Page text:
Perfectly Matched Layers Methods for Mixed Hyperbolic--Dispersive Equations


Absorbing boundary conditions are important when one simulates the propagation of waves on a bounded numerical domain without creating artificial reflections. In this paper, we consider various hyperbolic–dispersive equations modeling water wave propagation. A typical example is the Korteweg–de Vries equation. In the case of linearized equations, some progress was recently done for one dimensional scalar dispersive equations using discrete transparent boundary conditions. However, a generalization of this approach to multi-dimensional setting is not obvious. In this paper, we consider the alternative perfectly matched layer (PML) approach for the linearized Korteweg–de Vries equation. We first propose a direct perfectly matched layer approach and study the stability of the modified system. These equations are not always stable, the main obstruction being the classical condition $$v_g(k)v_\phi (k)\ge 0$$ found in the literature on PML that we recover in our analysis. Then, we introduce a hyperbolic system with a source term that is an approximation of the Korteweg–de Vries equations. In this case, the complete PML equations are not, again, completely stable. However, a version of the PML equations for this system derived without the source term is found to be stable and can absorb outgoing waves although it may create reflections as it is not perfectly matched. Finally, we consider the BBM–Boussinesq system that models bi-directional waves at the surface of an inviscid fluid layer. The dispersive properties for a subclass of physically relevant models are better suited for PML techniques since the condition $$v_g(k)v_\phi (k)\ge 0$$is always satisfied. We show that the PML equations are always stable in this case. We illustrate numerically the absorbing and stability properties of these PML models and provide also KdV type simulation by choosing properly initial data.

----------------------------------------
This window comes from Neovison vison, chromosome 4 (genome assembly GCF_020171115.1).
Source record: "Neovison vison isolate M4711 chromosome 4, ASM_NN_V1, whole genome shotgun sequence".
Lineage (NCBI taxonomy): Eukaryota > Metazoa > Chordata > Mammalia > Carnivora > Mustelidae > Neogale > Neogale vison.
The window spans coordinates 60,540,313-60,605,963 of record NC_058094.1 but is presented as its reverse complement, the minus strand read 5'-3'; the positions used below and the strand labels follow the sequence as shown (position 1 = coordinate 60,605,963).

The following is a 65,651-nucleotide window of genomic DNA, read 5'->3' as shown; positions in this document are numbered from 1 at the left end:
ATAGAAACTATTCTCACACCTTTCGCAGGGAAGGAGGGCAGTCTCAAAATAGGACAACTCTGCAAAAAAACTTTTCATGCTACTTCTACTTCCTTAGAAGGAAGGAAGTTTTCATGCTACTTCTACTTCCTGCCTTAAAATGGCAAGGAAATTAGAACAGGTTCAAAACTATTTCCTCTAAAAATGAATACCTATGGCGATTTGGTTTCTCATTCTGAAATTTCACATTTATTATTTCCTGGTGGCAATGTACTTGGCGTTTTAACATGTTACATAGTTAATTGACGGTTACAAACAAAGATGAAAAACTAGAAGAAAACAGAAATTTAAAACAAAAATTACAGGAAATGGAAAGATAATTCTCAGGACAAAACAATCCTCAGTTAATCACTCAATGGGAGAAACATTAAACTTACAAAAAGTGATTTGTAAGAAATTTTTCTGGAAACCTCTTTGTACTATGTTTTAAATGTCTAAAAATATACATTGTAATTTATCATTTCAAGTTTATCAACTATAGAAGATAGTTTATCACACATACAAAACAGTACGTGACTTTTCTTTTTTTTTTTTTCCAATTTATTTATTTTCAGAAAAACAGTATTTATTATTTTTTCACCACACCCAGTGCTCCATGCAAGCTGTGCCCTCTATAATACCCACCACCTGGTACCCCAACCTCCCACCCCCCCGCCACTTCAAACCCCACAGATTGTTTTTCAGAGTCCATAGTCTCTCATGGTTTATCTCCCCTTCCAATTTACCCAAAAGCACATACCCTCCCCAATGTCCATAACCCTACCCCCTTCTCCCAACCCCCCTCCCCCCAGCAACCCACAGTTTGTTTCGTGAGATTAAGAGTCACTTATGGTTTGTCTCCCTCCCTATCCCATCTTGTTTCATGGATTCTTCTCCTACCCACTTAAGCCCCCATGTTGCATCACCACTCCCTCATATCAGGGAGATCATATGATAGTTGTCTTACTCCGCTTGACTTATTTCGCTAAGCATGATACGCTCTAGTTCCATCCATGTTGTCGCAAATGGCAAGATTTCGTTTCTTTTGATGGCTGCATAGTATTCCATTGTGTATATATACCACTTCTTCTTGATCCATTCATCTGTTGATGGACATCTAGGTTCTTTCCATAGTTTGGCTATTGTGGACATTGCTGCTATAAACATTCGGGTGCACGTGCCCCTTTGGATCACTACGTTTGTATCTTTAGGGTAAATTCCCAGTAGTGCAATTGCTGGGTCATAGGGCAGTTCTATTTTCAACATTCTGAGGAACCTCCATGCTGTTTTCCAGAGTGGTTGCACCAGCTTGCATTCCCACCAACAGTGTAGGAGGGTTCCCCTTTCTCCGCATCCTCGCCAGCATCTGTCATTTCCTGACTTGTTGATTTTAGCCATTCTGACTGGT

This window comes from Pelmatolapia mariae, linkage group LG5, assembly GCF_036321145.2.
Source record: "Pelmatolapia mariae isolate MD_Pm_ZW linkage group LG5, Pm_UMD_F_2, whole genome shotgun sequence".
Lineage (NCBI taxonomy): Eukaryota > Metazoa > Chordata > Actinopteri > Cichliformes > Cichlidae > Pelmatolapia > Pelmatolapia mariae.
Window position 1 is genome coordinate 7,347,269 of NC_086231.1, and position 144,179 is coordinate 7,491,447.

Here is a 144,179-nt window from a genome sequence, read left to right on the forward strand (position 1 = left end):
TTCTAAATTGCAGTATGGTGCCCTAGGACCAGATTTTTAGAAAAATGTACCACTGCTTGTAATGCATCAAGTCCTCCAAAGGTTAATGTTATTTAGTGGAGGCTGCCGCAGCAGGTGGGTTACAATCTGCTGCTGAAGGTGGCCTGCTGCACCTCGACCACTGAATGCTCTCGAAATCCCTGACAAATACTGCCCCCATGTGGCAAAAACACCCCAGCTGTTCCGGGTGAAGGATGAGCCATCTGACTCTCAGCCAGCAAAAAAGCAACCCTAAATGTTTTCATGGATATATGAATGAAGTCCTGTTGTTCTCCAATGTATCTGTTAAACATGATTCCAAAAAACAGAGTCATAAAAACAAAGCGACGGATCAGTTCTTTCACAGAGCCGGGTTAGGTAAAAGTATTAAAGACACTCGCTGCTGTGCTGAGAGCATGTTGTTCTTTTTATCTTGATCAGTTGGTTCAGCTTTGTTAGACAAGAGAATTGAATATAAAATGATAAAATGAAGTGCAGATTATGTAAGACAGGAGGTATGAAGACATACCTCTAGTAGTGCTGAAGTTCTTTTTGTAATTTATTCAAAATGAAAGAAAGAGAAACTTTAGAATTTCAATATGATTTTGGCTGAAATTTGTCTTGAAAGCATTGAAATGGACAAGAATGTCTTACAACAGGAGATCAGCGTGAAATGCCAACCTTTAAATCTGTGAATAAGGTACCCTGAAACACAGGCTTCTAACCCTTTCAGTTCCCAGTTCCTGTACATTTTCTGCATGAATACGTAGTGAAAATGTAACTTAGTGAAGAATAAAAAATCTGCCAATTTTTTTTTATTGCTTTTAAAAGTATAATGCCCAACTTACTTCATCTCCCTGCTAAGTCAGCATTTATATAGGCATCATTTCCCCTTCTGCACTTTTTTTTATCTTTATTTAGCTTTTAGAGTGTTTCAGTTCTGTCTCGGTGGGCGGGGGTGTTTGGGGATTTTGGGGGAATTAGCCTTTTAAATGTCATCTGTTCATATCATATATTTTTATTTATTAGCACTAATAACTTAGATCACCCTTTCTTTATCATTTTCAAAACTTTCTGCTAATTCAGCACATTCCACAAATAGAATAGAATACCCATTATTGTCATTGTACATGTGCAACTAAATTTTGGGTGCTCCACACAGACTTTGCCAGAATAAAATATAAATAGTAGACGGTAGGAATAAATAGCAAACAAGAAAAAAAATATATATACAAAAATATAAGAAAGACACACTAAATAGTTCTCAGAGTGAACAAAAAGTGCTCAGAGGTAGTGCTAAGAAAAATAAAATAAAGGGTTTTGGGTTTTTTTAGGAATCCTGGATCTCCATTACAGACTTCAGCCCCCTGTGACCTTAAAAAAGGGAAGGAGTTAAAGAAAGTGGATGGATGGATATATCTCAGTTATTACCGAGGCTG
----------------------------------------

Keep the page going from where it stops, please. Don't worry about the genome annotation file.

Water Waves
Christophe Besse
Christophe Besse
Senior researcher

My research interests are applied mathematics, scientific computing and numerical analysis.